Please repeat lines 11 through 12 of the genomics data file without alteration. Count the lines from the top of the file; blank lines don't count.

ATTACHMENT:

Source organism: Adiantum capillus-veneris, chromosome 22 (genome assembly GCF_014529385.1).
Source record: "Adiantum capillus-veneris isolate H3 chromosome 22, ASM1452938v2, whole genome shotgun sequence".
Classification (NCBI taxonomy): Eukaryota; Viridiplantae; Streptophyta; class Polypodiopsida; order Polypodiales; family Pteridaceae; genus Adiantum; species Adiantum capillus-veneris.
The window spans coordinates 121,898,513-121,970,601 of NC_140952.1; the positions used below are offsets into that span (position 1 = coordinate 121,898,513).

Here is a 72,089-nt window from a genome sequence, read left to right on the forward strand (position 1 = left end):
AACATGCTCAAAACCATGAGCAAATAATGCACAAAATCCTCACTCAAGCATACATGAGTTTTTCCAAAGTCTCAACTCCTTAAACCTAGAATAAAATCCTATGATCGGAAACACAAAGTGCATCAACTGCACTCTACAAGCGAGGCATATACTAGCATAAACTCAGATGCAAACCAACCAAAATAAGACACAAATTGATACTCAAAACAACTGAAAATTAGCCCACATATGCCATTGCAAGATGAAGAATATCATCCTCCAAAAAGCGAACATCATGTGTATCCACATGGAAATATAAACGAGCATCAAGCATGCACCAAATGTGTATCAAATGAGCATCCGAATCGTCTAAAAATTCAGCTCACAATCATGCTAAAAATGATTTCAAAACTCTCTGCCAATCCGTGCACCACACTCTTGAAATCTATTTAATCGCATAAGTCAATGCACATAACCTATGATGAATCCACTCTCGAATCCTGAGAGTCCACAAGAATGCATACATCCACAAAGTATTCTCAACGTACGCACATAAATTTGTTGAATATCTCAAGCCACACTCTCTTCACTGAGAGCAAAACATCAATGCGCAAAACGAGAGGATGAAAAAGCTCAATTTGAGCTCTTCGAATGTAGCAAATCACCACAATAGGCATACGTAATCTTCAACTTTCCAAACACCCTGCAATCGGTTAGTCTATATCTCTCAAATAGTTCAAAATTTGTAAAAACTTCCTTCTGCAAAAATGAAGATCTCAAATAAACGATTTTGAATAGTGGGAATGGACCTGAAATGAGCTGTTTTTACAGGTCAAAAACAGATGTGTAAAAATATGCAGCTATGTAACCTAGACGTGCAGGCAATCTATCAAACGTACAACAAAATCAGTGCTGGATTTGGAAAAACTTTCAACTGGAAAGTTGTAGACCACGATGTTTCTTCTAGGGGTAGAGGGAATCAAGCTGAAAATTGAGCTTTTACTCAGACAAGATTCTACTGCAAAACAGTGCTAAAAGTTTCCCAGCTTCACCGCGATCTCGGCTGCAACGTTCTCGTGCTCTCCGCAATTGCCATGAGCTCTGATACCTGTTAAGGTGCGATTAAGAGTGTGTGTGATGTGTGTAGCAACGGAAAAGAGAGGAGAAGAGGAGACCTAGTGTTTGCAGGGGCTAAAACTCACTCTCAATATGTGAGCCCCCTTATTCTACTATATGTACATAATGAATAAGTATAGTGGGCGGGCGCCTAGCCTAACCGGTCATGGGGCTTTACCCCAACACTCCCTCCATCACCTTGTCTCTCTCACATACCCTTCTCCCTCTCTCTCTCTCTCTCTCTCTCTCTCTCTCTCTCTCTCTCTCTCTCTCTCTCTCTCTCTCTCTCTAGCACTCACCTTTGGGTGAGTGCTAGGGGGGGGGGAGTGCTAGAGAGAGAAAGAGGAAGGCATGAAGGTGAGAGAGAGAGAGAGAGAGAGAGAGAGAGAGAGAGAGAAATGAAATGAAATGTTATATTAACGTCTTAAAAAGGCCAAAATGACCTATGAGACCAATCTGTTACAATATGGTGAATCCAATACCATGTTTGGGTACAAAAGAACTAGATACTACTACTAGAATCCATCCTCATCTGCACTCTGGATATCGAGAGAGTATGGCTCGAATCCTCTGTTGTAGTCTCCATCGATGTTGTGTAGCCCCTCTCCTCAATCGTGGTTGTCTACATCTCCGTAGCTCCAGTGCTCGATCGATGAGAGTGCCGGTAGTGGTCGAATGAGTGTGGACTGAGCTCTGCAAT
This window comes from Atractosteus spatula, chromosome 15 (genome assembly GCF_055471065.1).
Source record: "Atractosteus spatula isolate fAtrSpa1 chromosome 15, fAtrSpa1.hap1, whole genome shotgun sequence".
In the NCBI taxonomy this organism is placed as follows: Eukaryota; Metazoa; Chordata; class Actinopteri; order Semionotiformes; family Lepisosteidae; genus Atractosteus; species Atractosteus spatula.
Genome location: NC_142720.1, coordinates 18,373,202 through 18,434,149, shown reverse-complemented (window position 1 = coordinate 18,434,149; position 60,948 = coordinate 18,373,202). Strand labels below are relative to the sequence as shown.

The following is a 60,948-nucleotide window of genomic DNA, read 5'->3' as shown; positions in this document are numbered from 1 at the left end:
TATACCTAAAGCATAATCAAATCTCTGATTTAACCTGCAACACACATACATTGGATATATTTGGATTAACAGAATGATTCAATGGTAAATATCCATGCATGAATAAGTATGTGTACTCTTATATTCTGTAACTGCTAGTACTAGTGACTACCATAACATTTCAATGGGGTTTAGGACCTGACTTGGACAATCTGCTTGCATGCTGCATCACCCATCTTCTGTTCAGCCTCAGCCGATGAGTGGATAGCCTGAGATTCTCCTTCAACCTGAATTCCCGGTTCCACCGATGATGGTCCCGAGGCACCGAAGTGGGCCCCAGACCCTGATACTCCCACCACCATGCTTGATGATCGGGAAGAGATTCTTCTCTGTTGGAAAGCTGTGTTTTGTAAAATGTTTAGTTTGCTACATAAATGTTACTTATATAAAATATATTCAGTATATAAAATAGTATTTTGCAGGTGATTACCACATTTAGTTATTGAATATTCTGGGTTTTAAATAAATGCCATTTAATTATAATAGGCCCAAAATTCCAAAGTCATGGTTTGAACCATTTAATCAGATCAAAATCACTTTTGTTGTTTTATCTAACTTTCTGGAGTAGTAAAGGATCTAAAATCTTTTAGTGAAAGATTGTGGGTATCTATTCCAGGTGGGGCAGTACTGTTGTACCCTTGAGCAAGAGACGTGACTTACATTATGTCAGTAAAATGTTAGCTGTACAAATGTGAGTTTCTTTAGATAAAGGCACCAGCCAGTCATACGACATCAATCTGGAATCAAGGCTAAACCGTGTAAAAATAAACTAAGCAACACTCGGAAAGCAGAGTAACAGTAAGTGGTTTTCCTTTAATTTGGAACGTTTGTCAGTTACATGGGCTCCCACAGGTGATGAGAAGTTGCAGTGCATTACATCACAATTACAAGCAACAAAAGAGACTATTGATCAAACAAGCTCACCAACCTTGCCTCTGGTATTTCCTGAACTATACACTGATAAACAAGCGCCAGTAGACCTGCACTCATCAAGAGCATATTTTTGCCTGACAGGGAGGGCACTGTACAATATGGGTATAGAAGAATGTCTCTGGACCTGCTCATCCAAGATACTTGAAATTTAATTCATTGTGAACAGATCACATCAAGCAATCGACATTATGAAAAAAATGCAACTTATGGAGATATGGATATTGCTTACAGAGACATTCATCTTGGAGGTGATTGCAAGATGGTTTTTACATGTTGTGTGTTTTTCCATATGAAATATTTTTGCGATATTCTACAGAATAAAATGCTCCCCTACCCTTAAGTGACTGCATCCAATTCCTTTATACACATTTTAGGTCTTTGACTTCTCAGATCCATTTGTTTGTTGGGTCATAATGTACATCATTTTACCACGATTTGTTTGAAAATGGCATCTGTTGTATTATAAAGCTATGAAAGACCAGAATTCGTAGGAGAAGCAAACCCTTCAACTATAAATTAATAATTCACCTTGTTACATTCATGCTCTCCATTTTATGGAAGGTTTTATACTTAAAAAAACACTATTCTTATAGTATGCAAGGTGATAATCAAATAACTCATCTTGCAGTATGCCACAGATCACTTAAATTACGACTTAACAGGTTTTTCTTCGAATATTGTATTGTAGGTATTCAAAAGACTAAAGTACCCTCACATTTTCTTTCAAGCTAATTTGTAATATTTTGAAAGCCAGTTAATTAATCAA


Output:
The following is a 60,948-nucleotide window of genomic DNA, read 5'->3' as shown; positions in this document are numbered from 1 at the left end:
TATACCTAAAGCATAATCAAATCTCTGATTTAACCTGCAACACACATACATTGGATATATTTGGATTAACAGAATGATTCAATGGTAAATATCCATGCATGAATAAGTATGTGTACTCTTATATTCTGTAACTGCTAGTACTAGTGACTACCATAACATTTCAATGGGGTTTAGGACCTGACTTGGACAATCTGCTTGCATGCTGCATCACCCATCTTCTGTTCAGCCTCAGCCGATGAGTGGATAGCCTGAGATTCTCCTTCAACCTGAATTCCCGGTTCCACCGATGATGGTCCCGAGGCACCGAAGTGGGCCCCAGACCCTGATACTCCCACCACCATGCTTGATGATCGGGAAGAGATTCTTCTCTGTTGGAAAGCTGTGTTTTGTAAAATGTTTAGTTTGCTACATAAATGTTACTTATATAAAATATATTCAGTATATAAAATAGTATTTTGCAGGTGATTACCACATTTAGTTATTGAATATTCTGGGTTTTAAATAAATGCCATTTAATTATAATAGGCCCAAAATTCCAAAGTCATGGTTTGAACCATTTAATCAGATCAAAATCACTTTTGTTGTTTTATCTAACTTTCTGGAGTAGTAAAGGATCTAAAATCTTTTAGTGAAAGATTGTGGGTATCTATTCCAGGTGGGGCAGTACTGTTGTACCCTTGAGCAAGAGACGTGACTTACATTATGTCAGTAAAATGTTAGCTGTACAAATGTGAGTTTCTTTAGATAAAGGCACCAGCCAGTCATACGACATCAATCTGGAATCAAGGCTAAACCGTGTAAAAATAAACTAAGCAACACTCGGAAAGCAGAGTAACAGTAAGTGGTTTTCCTTTAATTTGGAACGTTTGTCAGTTACATGGGCTCCCACAGGTGATGAGAAGTTGCAGTGCATTACATCACAATTACAAGCAACAAAAGAGACTATTGATCAAACAAGCTCACCAACCTTGCCTCTGGTATTTCCTGAACTATACACTGATAAACAAGCGCCAGTAGACCTGCACTCATCAAGAGCATATTTTTGCCTGACAGGGAGGGCACTGTACAATATGGGTATAGAAGAATGTCTCTGGACCTGCTCATCCAAGATACTTGAAATTTAATTCATTGTGAACAGATCACATCAAGCAATCGACATTATGAAAAAAATGCAACTTATGGAGATATGGATATTGCTTACAGAGACATTCATCTTGGAGGTGATTGCAAGATGGTTTTTACATGTTGTGTGTTTTTCCATATGAAATATTTTTGCGATATTCTACAGAATAAAATGCTCCCCTACCCTTAAGTGACTGCATCCAATTCCTTTATACACATTTTAGGTCTTTGACTTCTCAGATCCATTTGTTTGTTGGGTCATAATGTACATCATTTTACCACGATTTGTTTGAAAATGGCATCTGTTGTATTATAAAGCTATGAAAGACCAGAATTCGTAGGAGAAGCAAACCCTTCAACTATAAATTAATAATTCACCTTGTTACATTCATGCTCTCCATTTTATGGAAGGTTTTATACTTAAAAAAACACTATTCTTATAGTATGCAAGGTGATAATCAAATAACTCATCTTGCAGTATGCCACAGATCACTTAAATTACGACTTAACAGGTTTTTCTTCGAATATTGTATTGTAGGTATTCAAAAGACTAAAGTACCCTCACATTTTCTTTCAAGCTAATTTGTAATATTTTGAAAGCCAGTTAATTAATCAA